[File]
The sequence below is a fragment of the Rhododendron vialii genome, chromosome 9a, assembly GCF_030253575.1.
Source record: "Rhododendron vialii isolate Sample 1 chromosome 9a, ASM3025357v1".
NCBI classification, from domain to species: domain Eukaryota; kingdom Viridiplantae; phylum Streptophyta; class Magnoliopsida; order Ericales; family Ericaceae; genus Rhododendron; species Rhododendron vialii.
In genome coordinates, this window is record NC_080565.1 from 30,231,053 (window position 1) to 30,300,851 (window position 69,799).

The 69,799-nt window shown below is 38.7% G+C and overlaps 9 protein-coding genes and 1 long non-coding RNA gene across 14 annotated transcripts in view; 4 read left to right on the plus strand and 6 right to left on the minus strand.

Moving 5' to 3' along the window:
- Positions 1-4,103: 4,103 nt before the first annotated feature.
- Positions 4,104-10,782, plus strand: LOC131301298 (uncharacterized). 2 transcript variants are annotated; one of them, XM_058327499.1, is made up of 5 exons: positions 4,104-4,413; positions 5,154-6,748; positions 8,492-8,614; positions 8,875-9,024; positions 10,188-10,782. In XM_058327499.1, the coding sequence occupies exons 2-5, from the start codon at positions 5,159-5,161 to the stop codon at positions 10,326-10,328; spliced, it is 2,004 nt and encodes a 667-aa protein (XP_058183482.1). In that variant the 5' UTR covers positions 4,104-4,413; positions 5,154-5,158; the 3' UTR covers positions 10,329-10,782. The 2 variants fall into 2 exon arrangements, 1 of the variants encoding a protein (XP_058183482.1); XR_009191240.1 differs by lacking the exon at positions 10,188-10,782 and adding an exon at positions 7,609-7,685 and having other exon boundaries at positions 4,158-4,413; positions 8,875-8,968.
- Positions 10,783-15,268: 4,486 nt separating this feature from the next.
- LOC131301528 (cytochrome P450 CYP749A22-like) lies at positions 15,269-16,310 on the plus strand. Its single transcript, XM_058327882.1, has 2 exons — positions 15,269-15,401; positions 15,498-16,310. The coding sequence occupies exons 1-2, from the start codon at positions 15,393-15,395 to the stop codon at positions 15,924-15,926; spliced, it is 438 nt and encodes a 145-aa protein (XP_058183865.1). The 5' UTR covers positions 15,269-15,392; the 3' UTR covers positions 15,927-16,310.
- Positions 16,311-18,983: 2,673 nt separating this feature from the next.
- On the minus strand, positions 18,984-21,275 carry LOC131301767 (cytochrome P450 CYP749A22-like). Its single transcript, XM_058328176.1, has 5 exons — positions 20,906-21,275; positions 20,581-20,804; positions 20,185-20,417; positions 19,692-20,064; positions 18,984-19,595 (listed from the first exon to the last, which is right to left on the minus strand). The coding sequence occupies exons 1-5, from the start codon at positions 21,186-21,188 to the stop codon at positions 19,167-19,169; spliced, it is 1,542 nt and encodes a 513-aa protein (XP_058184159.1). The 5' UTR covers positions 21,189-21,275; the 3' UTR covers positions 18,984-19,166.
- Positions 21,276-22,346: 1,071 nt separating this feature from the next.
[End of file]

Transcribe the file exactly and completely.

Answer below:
The sequence below is a fragment of the Rhododendron vialii genome, chromosome 9a, assembly GCF_030253575.1.
Source record: "Rhododendron vialii isolate Sample 1 chromosome 9a, ASM3025357v1".
NCBI classification, from domain to species: domain Eukaryota; kingdom Viridiplantae; phylum Streptophyta; class Magnoliopsida; order Ericales; family Ericaceae; genus Rhododendron; species Rhododendron vialii.
In genome coordinates, this window is record NC_080565.1 from 30,231,053 (window position 1) to 30,300,851 (window position 69,799).

The 69,799-nt window shown below is 38.7% G+C and overlaps 9 protein-coding genes and 1 long non-coding RNA gene across 14 annotated transcripts in view; 4 read left to right on the plus strand and 6 right to left on the minus strand.

Moving 5' to 3' along the window:
- Positions 1-4,103: 4,103 nt before the first annotated feature.
- Positions 4,104-10,782, plus strand: LOC131301298 (uncharacterized). 2 transcript variants are annotated; one of them, XM_058327499.1, is made up of 5 exons: positions 4,104-4,413; positions 5,154-6,748; positions 8,492-8,614; positions 8,875-9,024; positions 10,188-10,782. In XM_058327499.1, the coding sequence occupies exons 2-5, from the start codon at positions 5,159-5,161 to the stop codon at positions 10,326-10,328; spliced, it is 2,004 nt and encodes a 667-aa protein (XP_058183482.1). In that variant the 5' UTR covers positions 4,104-4,413; positions 5,154-5,158; the 3' UTR covers positions 10,329-10,782. The 2 variants fall into 2 exon arrangements, 1 of the variants encoding a protein (XP_058183482.1); XR_009191240.1 differs by lacking the exon at positions 10,188-10,782 and adding an exon at positions 7,609-7,685 and having other exon boundaries at positions 4,158-4,413; positions 8,875-8,968.
- Positions 10,783-15,268: 4,486 nt separating this feature from the next.
- LOC131301528 (cytochrome P450 CYP749A22-like) lies at positions 15,269-16,310 on the plus strand. Its single transcript, XM_058327882.1, has 2 exons — positions 15,269-15,401; positions 15,498-16,310. The coding sequence occupies exons 1-2, from the start codon at positions 15,393-15,395 to the stop codon at positions 15,924-15,926; spliced, it is 438 nt and encodes a 145-aa protein (XP_058183865.1). The 5' UTR covers positions 15,269-15,392; the 3' UTR covers positions 15,927-16,310.
- Positions 16,311-18,983: 2,673 nt separating this feature from the next.
- On the minus strand, positions 18,984-21,275 carry LOC131301767 (cytochrome P450 CYP749A22-like). Its single transcript, XM_058328176.1, has 5 exons — positions 20,906-21,275; positions 20,581-20,804; positions 20,185-20,417; positions 19,692-20,064; positions 18,984-19,595 (listed from the first exon to the last, which is right to left on the minus strand). The coding sequence occupies exons 1-5, from the start codon at positions 21,186-21,188 to the stop codon at positions 19,167-19,169; spliced, it is 1,542 nt and encodes a 513-aa protein (XP_058184159.1). The 5' UTR covers positions 21,189-21,275; the 3' UTR covers positions 18,984-19,166.
- Positions 21,276-22,346: 1,071 nt separating this feature from the next.